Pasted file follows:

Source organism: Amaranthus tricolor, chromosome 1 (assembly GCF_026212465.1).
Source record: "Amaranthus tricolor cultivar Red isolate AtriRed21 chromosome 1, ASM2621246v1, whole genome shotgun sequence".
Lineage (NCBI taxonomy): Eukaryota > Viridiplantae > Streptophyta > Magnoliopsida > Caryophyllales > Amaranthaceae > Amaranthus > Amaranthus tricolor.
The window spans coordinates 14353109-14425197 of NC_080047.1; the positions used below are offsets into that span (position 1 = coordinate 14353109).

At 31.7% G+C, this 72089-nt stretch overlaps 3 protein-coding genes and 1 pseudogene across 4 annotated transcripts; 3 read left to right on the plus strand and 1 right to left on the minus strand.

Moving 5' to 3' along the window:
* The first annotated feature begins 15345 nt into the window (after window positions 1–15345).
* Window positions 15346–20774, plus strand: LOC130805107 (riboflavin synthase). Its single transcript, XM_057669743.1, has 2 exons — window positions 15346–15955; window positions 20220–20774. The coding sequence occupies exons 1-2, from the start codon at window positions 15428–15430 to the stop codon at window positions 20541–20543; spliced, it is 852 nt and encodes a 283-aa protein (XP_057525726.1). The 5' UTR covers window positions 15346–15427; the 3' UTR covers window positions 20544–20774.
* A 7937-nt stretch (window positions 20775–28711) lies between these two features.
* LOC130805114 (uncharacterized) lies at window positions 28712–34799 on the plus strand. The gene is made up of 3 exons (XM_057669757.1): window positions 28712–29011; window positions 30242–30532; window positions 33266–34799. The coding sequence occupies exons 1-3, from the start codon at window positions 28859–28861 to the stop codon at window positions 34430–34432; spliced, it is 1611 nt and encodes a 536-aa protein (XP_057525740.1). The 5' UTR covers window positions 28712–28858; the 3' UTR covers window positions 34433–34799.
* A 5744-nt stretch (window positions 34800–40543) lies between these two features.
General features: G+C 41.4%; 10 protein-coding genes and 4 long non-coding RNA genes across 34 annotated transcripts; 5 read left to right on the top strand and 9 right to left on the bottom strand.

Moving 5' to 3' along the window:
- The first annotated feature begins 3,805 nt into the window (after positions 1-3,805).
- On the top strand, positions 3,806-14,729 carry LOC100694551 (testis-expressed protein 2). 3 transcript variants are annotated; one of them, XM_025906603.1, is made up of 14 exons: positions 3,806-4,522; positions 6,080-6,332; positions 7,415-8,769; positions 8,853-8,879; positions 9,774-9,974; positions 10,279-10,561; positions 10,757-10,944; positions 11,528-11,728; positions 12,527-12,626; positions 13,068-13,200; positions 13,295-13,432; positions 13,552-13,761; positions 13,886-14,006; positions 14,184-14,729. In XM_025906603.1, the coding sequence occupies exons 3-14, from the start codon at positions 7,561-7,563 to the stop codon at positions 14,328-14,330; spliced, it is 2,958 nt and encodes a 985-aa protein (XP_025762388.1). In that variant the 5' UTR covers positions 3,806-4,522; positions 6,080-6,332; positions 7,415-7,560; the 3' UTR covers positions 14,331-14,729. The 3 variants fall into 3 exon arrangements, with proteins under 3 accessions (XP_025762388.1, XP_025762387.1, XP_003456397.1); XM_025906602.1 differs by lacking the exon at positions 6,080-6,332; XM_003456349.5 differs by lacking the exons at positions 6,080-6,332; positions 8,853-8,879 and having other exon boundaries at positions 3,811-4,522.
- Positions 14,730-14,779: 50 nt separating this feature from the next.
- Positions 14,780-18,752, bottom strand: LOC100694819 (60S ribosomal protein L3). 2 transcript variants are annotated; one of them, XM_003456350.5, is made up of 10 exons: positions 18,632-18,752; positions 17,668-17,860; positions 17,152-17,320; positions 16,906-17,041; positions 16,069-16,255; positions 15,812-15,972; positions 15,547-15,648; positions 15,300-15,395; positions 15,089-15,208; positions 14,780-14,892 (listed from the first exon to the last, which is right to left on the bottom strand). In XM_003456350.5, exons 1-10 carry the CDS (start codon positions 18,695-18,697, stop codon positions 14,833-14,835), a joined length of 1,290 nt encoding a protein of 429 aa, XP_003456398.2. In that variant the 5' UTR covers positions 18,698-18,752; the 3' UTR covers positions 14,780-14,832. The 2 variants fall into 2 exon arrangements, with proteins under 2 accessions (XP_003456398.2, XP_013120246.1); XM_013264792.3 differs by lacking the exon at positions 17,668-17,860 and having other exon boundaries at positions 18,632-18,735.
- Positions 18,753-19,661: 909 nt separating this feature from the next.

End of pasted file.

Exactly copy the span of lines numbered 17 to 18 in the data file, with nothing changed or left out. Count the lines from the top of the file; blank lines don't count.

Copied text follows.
- Positions 14,780-18,752, bottom strand: LOC100694819 (60S ribosomal protein L3). 2 transcript variants are annotated; one of them, XM_003456350.5, is made up of 10 exons: positions 18,632-18,752; positions 17,668-17,860; positions 17,152-17,320; positions 16,906-17,041; positions 16,069-16,255; positions 15,812-15,972; positions 15,547-15,648; positions 15,300-15,395; positions 15,089-15,208; positions 14,780-14,892 (listed from the first exon to the last, which is right to left on the bottom strand). In XM_003456350.5, exons 1-10 carry the CDS (start codon positions 18,695-18,697, stop codon positions 14,833-14,835), a joined length of 1,290 nt encoding a protein of 429 aa, XP_003456398.2. In that variant the 5' UTR covers positions 18,698-18,752; the 3' UTR covers positions 14,780-14,832. The 2 variants fall into 2 exon arrangements, with proteins under 2 accessions (XP_003456398.2, XP_013120246.1); XM_013264792.3 differs by lacking the exon at positions 17,668-17,860 and having other exon boundaries at positions 18,632-18,735.
- Positions 18,753-19,661: 909 nt separating this feature from the next.